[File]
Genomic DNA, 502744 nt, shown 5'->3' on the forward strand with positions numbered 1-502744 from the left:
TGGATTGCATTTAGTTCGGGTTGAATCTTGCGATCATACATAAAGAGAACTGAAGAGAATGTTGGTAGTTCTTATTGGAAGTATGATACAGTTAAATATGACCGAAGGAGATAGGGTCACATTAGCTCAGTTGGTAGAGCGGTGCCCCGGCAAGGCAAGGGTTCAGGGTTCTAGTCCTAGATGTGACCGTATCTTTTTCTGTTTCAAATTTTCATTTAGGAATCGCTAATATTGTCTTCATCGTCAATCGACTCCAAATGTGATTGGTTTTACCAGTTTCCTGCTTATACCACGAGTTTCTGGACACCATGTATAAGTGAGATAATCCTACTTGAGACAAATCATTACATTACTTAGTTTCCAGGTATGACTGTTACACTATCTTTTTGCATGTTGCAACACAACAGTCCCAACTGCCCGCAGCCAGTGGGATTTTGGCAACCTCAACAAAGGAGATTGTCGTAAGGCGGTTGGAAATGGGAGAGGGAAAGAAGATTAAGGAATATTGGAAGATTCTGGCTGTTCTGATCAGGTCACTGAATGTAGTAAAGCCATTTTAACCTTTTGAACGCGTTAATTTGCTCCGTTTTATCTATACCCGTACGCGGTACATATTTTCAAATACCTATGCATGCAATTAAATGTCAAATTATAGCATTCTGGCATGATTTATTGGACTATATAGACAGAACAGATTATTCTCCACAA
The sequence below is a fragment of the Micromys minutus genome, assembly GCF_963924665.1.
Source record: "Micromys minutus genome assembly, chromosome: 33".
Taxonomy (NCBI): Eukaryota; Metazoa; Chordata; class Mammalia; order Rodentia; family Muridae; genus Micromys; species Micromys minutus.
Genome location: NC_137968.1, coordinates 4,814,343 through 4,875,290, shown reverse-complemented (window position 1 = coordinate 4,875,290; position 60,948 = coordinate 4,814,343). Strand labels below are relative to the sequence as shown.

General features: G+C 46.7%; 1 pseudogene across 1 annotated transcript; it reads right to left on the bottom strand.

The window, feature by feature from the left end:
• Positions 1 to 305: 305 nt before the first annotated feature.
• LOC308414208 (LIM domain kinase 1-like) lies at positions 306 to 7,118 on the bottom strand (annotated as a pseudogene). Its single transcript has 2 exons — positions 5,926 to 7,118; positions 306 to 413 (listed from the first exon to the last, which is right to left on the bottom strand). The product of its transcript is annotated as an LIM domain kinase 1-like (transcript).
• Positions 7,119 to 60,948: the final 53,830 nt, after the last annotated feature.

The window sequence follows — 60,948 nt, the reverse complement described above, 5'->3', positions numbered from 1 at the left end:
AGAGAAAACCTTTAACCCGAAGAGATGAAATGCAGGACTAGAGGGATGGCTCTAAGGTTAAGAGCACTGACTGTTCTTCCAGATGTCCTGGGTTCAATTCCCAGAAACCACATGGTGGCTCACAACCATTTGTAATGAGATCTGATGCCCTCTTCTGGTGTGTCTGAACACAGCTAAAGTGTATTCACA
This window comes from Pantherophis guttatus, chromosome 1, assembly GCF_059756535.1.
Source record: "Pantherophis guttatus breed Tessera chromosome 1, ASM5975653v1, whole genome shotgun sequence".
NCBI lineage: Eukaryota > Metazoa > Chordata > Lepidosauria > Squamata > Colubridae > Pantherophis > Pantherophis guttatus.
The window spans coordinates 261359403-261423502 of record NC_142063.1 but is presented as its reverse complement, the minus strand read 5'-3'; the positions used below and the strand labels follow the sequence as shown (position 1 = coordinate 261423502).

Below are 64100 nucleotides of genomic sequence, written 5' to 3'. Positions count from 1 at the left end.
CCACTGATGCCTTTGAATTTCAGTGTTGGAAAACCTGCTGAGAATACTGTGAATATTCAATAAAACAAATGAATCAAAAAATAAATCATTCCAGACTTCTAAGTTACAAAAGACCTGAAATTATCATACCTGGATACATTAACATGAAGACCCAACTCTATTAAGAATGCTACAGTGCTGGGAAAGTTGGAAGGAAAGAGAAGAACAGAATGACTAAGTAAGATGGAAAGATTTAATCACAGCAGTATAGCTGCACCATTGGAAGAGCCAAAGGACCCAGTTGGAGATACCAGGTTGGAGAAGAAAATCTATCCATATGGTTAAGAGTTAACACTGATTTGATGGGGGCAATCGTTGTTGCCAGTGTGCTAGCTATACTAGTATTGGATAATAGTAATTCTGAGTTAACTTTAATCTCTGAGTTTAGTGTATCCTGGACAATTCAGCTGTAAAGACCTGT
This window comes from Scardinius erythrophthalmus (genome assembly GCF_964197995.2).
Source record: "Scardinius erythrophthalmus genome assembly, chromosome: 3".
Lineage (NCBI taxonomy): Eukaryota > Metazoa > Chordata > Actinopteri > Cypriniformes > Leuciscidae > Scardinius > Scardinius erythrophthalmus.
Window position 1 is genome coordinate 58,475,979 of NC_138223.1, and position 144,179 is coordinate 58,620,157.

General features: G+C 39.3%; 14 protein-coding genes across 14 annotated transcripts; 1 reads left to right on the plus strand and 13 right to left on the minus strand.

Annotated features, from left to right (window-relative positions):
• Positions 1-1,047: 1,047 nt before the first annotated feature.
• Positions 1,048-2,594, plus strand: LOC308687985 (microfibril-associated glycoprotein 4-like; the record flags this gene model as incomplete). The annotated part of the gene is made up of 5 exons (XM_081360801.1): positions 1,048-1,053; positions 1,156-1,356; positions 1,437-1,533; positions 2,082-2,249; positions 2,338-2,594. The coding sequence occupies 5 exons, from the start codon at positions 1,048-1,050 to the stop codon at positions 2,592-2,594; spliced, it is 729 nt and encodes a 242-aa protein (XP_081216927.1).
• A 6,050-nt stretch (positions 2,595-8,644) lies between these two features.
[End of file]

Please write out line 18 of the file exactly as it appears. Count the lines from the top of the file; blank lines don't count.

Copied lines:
Below are 64100 nucleotides of genomic sequence, written 5' to 3'. Positions count from 1 at the left end.